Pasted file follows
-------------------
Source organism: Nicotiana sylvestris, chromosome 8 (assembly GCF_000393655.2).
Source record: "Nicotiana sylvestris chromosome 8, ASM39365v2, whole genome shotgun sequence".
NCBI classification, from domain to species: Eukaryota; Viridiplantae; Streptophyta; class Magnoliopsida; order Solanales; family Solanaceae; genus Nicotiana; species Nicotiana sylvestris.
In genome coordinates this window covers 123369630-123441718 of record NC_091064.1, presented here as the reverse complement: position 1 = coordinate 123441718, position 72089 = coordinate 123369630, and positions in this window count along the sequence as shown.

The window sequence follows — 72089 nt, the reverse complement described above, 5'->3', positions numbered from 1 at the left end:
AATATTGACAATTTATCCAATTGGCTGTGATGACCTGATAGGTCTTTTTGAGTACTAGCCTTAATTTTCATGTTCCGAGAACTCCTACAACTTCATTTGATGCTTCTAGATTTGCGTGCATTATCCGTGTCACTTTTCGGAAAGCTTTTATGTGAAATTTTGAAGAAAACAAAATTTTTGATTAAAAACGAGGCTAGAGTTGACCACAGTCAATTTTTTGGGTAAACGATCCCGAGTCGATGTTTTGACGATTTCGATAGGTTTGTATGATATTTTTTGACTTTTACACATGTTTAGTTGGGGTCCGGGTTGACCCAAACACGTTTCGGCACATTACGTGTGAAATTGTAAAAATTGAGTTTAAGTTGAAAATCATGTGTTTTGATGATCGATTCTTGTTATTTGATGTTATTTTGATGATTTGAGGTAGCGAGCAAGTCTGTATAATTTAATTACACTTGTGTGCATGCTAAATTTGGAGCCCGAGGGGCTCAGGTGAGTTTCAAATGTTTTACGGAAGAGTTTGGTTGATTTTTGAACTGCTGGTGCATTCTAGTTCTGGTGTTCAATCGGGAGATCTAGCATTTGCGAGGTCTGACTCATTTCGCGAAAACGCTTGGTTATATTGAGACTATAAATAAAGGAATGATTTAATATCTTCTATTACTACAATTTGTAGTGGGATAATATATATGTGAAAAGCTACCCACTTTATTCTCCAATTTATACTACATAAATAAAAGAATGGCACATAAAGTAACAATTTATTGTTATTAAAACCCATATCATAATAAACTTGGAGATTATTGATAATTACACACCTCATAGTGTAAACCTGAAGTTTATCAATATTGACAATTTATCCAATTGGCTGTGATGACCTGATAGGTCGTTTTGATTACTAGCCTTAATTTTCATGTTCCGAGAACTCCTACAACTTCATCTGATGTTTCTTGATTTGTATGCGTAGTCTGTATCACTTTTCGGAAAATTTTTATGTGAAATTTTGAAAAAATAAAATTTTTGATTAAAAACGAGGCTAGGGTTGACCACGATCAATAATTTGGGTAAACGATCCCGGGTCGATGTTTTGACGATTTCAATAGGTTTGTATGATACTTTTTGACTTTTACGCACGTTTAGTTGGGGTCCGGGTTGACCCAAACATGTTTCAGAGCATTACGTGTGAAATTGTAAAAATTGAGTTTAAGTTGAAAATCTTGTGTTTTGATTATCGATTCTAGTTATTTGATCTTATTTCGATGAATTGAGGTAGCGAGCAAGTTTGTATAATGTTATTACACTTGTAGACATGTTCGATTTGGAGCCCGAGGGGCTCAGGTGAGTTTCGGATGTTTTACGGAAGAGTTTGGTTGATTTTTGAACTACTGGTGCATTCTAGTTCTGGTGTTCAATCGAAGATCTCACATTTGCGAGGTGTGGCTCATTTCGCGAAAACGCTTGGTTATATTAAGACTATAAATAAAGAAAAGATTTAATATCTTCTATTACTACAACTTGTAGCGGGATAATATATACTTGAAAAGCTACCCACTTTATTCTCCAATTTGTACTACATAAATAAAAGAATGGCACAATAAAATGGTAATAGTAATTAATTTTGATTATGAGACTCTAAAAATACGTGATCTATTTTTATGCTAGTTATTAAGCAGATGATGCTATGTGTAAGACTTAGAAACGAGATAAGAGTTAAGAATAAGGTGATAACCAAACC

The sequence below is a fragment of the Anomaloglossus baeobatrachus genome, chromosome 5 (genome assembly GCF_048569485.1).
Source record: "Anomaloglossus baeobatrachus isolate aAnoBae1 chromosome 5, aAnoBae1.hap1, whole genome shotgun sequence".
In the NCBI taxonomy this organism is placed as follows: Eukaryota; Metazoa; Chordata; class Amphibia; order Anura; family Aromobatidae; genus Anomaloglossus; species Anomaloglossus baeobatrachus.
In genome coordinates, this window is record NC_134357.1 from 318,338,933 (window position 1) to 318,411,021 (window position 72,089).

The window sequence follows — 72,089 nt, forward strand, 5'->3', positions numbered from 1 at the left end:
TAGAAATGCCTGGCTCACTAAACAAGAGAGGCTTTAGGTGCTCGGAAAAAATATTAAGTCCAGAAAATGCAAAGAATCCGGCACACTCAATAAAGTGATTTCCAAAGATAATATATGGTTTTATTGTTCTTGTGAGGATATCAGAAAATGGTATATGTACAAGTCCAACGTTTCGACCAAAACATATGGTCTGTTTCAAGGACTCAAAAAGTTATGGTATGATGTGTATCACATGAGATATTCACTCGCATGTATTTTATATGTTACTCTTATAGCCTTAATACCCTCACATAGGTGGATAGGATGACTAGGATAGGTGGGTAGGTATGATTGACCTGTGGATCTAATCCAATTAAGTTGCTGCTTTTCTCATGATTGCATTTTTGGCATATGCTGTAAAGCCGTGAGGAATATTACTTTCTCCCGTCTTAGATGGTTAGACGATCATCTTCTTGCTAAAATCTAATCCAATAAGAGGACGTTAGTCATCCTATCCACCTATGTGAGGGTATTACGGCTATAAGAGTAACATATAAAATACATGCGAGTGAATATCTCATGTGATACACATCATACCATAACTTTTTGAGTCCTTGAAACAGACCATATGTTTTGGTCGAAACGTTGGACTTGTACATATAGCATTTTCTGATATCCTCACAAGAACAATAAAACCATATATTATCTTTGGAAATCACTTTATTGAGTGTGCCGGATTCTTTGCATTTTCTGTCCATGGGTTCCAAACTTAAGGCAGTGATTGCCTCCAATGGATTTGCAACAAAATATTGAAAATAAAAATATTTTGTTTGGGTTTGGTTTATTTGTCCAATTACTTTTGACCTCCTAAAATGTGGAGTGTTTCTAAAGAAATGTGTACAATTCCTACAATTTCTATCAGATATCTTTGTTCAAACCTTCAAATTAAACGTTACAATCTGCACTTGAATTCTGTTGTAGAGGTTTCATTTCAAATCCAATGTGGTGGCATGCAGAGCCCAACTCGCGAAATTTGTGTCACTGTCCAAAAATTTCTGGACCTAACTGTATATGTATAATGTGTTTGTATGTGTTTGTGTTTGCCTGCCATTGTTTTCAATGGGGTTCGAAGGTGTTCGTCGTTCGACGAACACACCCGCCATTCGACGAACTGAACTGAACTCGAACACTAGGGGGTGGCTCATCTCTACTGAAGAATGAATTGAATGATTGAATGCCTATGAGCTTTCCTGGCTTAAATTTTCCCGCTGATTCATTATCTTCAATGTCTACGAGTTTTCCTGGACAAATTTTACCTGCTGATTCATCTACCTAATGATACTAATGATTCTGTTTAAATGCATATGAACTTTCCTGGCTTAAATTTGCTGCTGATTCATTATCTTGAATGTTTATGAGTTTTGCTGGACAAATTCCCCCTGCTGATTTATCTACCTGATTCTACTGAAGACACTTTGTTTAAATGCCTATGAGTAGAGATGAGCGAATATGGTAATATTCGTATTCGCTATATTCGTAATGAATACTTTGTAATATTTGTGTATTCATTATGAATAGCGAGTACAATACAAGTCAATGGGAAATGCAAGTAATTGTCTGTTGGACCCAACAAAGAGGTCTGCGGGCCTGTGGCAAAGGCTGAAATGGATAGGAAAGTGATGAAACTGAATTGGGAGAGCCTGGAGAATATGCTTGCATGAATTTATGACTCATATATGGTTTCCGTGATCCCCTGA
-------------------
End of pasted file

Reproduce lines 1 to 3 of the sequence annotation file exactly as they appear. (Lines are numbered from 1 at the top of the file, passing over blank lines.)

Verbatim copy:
Source organism: Nicotiana sylvestris, chromosome 8 (assembly GCF_000393655.2).
Source record: "Nicotiana sylvestris chromosome 8, ASM39365v2, whole genome shotgun sequence".
NCBI classification, from domain to species: Eukaryota; Viridiplantae; Streptophyta; class Magnoliopsida; order Solanales; family Solanaceae; genus Nicotiana; species Nicotiana sylvestris.